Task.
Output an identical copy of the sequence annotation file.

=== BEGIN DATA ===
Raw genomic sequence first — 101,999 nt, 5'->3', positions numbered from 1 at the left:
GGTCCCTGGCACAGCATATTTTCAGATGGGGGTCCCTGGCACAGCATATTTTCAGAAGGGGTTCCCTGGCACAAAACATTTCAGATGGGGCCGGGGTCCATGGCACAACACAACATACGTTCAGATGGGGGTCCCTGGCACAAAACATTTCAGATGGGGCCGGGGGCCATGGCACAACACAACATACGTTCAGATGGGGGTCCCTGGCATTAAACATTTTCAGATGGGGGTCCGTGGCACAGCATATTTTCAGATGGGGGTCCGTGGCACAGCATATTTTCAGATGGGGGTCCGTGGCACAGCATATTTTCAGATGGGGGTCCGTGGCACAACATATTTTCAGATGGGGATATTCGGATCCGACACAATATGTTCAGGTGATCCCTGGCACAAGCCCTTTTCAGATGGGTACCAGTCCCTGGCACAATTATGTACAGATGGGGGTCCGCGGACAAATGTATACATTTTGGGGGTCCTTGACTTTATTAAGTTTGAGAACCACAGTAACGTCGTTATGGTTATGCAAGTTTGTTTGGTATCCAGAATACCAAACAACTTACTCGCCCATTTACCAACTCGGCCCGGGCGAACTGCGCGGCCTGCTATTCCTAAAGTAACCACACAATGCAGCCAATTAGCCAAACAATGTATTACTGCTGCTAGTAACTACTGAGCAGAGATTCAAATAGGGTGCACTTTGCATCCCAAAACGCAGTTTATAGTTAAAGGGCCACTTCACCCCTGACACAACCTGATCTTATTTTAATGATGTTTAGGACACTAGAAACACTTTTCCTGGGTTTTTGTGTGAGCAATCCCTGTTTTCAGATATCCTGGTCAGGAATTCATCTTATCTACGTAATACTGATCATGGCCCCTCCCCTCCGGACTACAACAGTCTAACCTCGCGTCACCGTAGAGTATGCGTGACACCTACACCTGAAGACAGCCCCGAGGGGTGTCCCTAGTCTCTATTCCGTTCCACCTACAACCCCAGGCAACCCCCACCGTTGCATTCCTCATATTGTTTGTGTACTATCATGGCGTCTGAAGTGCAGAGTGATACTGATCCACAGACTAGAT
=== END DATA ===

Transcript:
Raw genomic sequence first — 101,999 nt, 5'->3', positions numbered from 1 at the left:
GGTCCCTGGCACAGCATATTTTCAGATGGGGGTCCCTGGCACAGCATATTTTCAGAAGGGGTTCCCTGGCACAAAACATTTCAGATGGGGCCGGGGTCCATGGCACAACACAACATACGTTCAGATGGGGGTCCCTGGCACAAAACATTTCAGATGGGGCCGGGGGCCATGGCACAACACAACATACGTTCAGATGGGGGTCCCTGGCATTAAACATTTTCAGATGGGGGTCCGTGGCACAGCATATTTTCAGATGGGGGTCCGTGGCACAGCATATTTTCAGATGGGGGTCCGTGGCACAGCATATTTTCAGATGGGGGTCCGTGGCACAACATATTTTCAGATGGGGATATTCGGATCCGACACAATATGTTCAGGTGATCCCTGGCACAAGCCCTTTTCAGATGGGTACCAGTCCCTGGCACAATTATGTACAGATGGGGGTCCGCGGACAAATGTATACATTTTGGGGGTCCTTGACTTTATTAAGTTTGAGAACCACAGTAACGTCGTTATGGTTATGCAAGTTTGTTTGGTATCCAGAATACCAAACAACTTACTCGCCCATTTACCAACTCGGCCCGGGCGAACTGCGCGGCCTGCTATTCCTAAAGTAACCACACAATGCAGCCAATTAGCCAAACAATGTATTACTGCTGCTAGTAACTACTGAGCAGAGATTCAAATAGGGTGCACTTTGCATCCCAAAACGCAGTTTATAGTTAAAGGGCCACTTCACCCCTGACACAACCTGATCTTATTTTAATGATGTTTAGGACACTAGAAACACTTTTCCTGGGTTTTTGTGTGAGCAATCCCTGTTTTCAGATATCCTGGTCAGGAATTCATCTTATCTACGTAATACTGATCATGGCCCCTCCCCTCCGGACTACAACAGTCTAACCTCGCGTCACCGTAGAGTATGCGTGACACCTACACCTGAAGACAGCCCCGAGGGGTGTCCCTAGTCTCTATTCCGTTCCACCTACAACCCCAGGCAACCCCCACCGTTGCATTCCTCATATTGTTTGTGTACTATCATGGCGTCTGAAGTGCAGAGTGATACTGATCCACAGACTAGAT